Remember the children’s car song “100 bottles of beer on the wall”? With every verse, you count down until you reach zero.

That song could be sung to count down from 100 the number of commercial nuclear power plants that are operating in the United States.

Fort Calhoun, the nation’s smallest commercial reactor, started the ball rolling, when it closed in October 2016 with the owners, the Omaha Public Power District, citing a weak outlook for profits.

With that closing, the number of U.S. reactors dropped to 99. But poor profits and expensive new safety standards are eating away at benefits for nuclear power plants and almost power source has fixed costs nearly as high as the nuclear power industry.

“99 U.S. nuclear power plants in the country; 99 nuclear plants.”

The United States Energy Information Administration said Tuesday that an additional six nuclear power plants are slated to close within the next nine years with the owners citing a reduced chance of making a profit. Most unsettling – for fans of the industry, that is – is that four of the six scheduled to close will still have more than a decade of commercial operations available to them. Despite the high costs of building a large commercial nuclear reactor, maintaining it, refueling it, upgrading to produce more power and meeting new safety standards, plant owners are bowing out before their plant licenses expire.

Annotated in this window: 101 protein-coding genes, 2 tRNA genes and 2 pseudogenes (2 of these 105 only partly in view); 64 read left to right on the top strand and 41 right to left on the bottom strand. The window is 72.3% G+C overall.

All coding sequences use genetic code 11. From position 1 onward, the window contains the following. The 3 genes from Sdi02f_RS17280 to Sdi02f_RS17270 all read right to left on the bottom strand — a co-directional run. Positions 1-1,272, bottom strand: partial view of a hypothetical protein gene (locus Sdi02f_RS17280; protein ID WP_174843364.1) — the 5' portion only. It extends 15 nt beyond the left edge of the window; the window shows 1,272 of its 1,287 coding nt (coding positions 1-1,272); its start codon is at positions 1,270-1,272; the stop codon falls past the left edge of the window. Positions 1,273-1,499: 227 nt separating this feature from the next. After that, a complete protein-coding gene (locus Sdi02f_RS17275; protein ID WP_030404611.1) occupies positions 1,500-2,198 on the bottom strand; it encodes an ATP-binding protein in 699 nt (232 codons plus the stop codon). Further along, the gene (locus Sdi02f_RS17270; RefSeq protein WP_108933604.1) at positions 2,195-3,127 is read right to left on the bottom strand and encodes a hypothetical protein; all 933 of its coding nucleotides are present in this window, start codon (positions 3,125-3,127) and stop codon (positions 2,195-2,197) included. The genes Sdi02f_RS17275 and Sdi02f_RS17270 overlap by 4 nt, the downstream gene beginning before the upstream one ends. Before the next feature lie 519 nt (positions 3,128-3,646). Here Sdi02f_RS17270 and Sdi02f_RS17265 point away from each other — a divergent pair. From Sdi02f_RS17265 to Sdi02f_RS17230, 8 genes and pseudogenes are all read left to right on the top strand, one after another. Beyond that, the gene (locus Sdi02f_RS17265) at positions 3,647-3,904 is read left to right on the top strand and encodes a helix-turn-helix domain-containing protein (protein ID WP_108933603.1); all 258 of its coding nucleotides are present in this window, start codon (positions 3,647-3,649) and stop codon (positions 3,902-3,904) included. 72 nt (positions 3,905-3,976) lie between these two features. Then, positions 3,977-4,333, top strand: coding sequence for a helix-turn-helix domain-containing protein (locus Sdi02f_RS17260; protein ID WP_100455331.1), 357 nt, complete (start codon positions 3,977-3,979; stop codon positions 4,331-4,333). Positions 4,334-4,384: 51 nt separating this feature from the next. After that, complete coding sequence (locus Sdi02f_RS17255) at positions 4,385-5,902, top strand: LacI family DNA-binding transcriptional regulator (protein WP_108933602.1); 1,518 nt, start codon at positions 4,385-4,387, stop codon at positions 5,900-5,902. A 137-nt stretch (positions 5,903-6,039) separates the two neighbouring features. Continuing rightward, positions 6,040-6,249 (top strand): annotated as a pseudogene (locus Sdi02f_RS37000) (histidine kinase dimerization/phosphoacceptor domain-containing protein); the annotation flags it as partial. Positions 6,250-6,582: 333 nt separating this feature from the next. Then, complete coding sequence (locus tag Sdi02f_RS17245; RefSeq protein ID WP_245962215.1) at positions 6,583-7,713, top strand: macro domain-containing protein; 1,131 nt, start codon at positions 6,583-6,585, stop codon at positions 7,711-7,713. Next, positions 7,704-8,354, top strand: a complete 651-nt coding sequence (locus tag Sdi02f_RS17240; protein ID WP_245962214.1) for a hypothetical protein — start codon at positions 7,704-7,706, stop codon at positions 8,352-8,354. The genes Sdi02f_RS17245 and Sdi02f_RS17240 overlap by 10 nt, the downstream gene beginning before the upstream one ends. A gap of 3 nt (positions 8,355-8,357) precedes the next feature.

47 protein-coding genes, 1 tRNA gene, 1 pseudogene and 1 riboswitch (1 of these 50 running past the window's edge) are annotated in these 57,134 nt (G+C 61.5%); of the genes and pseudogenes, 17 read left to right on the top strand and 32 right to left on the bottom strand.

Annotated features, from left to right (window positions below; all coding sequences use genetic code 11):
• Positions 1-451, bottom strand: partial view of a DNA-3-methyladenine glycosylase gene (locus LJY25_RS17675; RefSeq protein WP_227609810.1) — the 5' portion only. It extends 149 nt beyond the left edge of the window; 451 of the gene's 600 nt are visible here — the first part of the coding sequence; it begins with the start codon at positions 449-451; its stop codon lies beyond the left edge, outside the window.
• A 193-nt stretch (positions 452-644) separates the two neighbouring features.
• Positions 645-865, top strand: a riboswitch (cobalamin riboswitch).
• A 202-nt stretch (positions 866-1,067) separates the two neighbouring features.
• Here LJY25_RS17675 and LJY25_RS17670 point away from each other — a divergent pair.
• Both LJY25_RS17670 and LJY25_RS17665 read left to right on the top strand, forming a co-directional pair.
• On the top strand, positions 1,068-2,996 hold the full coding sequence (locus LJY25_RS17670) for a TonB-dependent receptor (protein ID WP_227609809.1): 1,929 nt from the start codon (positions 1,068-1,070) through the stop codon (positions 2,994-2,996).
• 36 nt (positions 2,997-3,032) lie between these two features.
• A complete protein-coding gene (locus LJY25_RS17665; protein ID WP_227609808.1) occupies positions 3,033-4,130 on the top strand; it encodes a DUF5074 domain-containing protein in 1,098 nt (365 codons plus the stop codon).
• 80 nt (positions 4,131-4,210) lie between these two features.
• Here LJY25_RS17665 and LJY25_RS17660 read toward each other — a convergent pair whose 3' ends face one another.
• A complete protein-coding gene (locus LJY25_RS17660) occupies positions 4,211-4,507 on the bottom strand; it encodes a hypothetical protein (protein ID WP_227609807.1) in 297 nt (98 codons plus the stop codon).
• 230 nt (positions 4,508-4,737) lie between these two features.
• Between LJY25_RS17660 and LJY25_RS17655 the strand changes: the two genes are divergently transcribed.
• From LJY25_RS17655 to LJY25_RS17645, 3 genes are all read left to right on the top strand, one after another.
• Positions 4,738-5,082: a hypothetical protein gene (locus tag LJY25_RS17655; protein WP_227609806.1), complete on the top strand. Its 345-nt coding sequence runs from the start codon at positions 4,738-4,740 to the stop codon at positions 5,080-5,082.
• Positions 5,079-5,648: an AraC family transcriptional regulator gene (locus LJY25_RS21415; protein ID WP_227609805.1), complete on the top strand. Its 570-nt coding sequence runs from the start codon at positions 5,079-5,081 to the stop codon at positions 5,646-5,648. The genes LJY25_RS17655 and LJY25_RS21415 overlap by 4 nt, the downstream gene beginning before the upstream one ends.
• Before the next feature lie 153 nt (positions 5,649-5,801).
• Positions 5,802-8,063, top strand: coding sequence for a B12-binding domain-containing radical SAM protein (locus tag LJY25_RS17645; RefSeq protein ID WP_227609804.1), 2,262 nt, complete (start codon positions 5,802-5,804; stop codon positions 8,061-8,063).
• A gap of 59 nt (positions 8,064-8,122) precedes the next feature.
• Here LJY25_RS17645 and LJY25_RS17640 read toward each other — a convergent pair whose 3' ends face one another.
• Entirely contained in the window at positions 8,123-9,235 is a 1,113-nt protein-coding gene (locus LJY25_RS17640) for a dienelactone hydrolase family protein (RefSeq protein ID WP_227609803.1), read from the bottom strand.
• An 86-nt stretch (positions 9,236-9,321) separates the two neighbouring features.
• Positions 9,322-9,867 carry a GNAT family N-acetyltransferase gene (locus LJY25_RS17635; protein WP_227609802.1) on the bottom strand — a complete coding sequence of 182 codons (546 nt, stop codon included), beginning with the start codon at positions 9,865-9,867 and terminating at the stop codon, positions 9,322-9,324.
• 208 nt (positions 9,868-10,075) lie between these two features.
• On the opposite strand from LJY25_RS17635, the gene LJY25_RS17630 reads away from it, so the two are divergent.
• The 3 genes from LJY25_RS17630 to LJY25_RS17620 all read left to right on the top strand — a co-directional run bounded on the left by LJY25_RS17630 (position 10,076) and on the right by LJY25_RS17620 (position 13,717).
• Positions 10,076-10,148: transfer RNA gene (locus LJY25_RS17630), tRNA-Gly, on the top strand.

The EIA said that four of the plants – Palisades in Michigan, Pilgrim in Massachusetts, Oyster Creek in New Jersey and Three Mile Island in Pennsylvania – will close with more than a decade left on their operating licenses.

Some retirements are more graceful than others. Exelon, the owner of Three Mile Island, has called for the state of Pennsylvania to follow in the footsteps of Illinois and New York, which have developed economic interventions that will keep the zero-carbon power plants operating in markets where profits have dried up.

It’s not the fault of the power plants that profits have vanished. Expenses are high, but the primary causes profits have wilted are beyond their control. The most significant factor by far has been the erosion of electricity prices brought on by cheap natural gas, which has overwhelmed the market due to hydrofracking, a relatively new extraction process.

The second factor that nuclear power officials point to is the political favoritism granted to the wind and solar power, which seem to be getting breaks from the government that nuclear power proponents say are unfair, given the point that nuclear power is also a carbon emissions-free source of electricity.

Strikingly in the era in which climate change has emerged as the No. 1 environmental crisis the planet faces, the EIA noted that losing close to 5,000 MW from nuclear power plant shutdowns recently has been made up by increased electricity generation from natural gas and coal – both sources of the planet- threatening greenhouse gas emissions.

The glut on the market from natural gas is not expected to end soon, so it could be assumed that the six plant closings are only those that are already known. More can be expected.

At the same time, four new reactors are expected to come online in the next decade. Two of those are a sure thing, as Southern Power over the weekend announced it had secured $3.58 billion from financially struggling Toshiba to complete two new reactors at the Plant Vogtle power plant in eastern Georgia.

Two other Westinghouse AP1000 reactor projects are underway in South Carolina at the V.C. Summer power plant. With Westinghouse’s filing for bankruptcy in late March, it is still uncertain whether or not that project will continue or be closed down or altered.